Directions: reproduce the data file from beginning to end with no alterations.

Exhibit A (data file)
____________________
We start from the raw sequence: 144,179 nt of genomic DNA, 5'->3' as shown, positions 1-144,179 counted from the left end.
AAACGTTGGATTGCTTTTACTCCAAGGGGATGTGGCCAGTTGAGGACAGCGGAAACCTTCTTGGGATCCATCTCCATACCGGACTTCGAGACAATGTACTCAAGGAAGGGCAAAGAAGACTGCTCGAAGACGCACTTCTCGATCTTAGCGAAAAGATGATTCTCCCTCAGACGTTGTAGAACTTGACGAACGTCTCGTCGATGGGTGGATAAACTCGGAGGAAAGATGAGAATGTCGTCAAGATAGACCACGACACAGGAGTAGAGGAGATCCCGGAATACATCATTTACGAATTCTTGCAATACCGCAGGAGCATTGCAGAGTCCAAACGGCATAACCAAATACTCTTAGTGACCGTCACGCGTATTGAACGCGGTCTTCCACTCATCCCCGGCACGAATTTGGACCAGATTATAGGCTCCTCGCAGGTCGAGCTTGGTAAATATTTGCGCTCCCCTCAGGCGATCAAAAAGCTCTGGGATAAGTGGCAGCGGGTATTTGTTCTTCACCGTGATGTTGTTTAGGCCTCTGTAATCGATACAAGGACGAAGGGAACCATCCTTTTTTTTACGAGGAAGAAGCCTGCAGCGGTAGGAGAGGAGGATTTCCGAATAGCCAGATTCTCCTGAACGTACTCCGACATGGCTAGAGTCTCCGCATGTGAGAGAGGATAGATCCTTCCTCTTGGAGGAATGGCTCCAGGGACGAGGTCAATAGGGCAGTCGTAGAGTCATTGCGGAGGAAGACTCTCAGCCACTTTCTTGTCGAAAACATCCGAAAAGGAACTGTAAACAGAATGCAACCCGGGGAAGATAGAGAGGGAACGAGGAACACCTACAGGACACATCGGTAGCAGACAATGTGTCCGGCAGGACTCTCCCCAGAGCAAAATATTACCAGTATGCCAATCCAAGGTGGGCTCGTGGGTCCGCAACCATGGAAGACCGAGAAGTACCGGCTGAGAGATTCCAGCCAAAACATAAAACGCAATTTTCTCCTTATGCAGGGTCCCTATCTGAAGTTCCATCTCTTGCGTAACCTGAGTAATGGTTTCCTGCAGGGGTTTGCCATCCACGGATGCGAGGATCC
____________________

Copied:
We start from the raw sequence: 144,179 nt of genomic DNA, 5'->3' as shown, positions 1-144,179 counted from the left end.
AAACGTTGGATTGCTTTTACTCCAAGGGGATGTGGCCAGTTGAGGACAGCGGAAACCTTCTTGGGATCCATCTCCATACCGGACTTCGAGACAATGTACTCAAGGAAGGGCAAAGAAGACTGCTCGAAGACGCACTTCTCGATCTTAGCGAAAAGATGATTCTCCCTCAGACGTTGTAGAACTTGACGAACGTCTCGTCGATGGGTGGATAAACTCGGAGGAAAGATGAGAATGTCGTCAAGATAGACCACGACACAGGAGTAGAGGAGATCCCGGAATACATCATTTACGAATTCTTGCAATACCGCAGGAGCATTGCAGAGTCCAAACGGCATAACCAAATACTCTTAGTGACCGTCACGCGTATTGAACGCGGTCTTCCACTCATCCCCGGCACGAATTTGGACCAGATTATAGGCTCCTCGCAGGTCGAGCTTGGTAAATATTTGCGCTCCCCTCAGGCGATCAAAAAGCTCTGGGATAAGTGGCAGCGGGTATTTGTTCTTCACCGTGATGTTGTTTAGGCCTCTGTAATCGATACAAGGACGAAGGGAACCATCCTTTTTTTTACGAGGAAGAAGCCTGCAGCGGTAGGAGAGGAGGATTTCCGAATAGCCAGATTCTCCTGAACGTACTCCGACATGGCTAGAGTCTCCGCATGTGAGAGAGGATAGATCCTTCCTCTTGGAGGAATGGCTCCAGGGACGAGGTCAATAGGGCAGTCGTAGAGTCATTGCGGAGGAAGACTCTCAGCCACTTTCTTGTCGAAAACATCCGAAAAGGAACTGTAAACAGAATGCAACCCGGGGAAGATAGAGAGGGAACGAGGAACACCTACAGGACACATCGGTAGCAGACAATGTGTCCGGCAGGACTCTCCCCAGAGCAAAATATTACCAGTATGCCAATCCAAGGTGGGCTCGTGGGTCCGCAACCATGGAAGACCGAGAAGTACCGGCTGAGAGATTCCAGCCAAAACATAAAACGCAATTTTCTCCTTATGCAGGGTCCCTATCTGAAGTTCCATCTCTTGCGTAACCTGAGTAATGGTTTCCTGCAGGGGTTTGCCATCCACGGATGCGAGGATCC